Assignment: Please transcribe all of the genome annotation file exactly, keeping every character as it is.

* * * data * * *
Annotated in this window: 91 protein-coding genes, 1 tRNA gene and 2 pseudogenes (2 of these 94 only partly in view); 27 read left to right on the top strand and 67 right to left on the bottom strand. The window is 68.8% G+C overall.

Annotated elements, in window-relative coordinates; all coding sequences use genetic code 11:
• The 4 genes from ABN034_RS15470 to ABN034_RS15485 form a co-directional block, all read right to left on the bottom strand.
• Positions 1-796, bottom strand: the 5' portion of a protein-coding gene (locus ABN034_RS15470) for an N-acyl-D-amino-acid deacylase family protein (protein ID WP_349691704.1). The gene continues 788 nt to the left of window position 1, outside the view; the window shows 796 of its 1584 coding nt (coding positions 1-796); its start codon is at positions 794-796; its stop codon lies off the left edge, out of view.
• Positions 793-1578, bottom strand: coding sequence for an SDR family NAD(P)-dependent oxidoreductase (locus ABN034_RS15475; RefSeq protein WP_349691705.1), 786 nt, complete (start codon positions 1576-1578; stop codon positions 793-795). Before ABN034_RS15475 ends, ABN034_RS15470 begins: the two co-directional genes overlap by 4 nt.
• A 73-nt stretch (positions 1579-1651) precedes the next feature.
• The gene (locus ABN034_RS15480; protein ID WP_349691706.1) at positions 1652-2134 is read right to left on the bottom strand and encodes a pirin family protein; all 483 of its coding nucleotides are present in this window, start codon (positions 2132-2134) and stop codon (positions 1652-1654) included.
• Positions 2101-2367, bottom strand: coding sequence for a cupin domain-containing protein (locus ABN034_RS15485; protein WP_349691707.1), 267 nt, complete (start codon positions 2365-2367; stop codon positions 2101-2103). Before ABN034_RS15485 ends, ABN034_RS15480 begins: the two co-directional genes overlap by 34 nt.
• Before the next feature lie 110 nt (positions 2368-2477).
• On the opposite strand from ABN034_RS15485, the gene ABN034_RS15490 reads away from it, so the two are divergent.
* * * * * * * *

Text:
Annotated in this window: 91 protein-coding genes, 1 tRNA gene and 2 pseudogenes (2 of these 94 only partly in view); 27 read left to right on the top strand and 67 right to left on the bottom strand. The window is 68.8% G+C overall.

Annotated elements, in window-relative coordinates; all coding sequences use genetic code 11:
• The 4 genes from ABN034_RS15470 to ABN034_RS15485 form a co-directional block, all read right to left on the bottom strand.
• Positions 1-796, bottom strand: the 5' portion of a protein-coding gene (locus ABN034_RS15470) for an N-acyl-D-amino-acid deacylase family protein (protein ID WP_349691704.1). The gene continues 788 nt to the left of window position 1, outside the view; the window shows 796 of its 1584 coding nt (coding positions 1-796); its start codon is at positions 794-796; its stop codon lies off the left edge, out of view.
• Positions 793-1578, bottom strand: coding sequence for an SDR family NAD(P)-dependent oxidoreductase (locus ABN034_RS15475; RefSeq protein WP_349691705.1), 786 nt, complete (start codon positions 1576-1578; stop codon positions 793-795). Before ABN034_RS15475 ends, ABN034_RS15470 begins: the two co-directional genes overlap by 4 nt.
• A 73-nt stretch (positions 1579-1651) precedes the next feature.
• The gene (locus ABN034_RS15480; protein ID WP_349691706.1) at positions 1652-2134 is read right to left on the bottom strand and encodes a pirin family protein; all 483 of its coding nucleotides are present in this window, start codon (positions 2132-2134) and stop codon (positions 1652-1654) included.
• Positions 2101-2367, bottom strand: coding sequence for a cupin domain-containing protein (locus ABN034_RS15485; protein WP_349691707.1), 267 nt, complete (start codon positions 2365-2367; stop codon positions 2101-2103). Before ABN034_RS15485 ends, ABN034_RS15480 begins: the two co-directional genes overlap by 34 nt.
• Before the next feature lie 110 nt (positions 2368-2477).
• On the opposite strand from ABN034_RS15485, the gene ABN034_RS15490 reads away from it, so the two are divergent.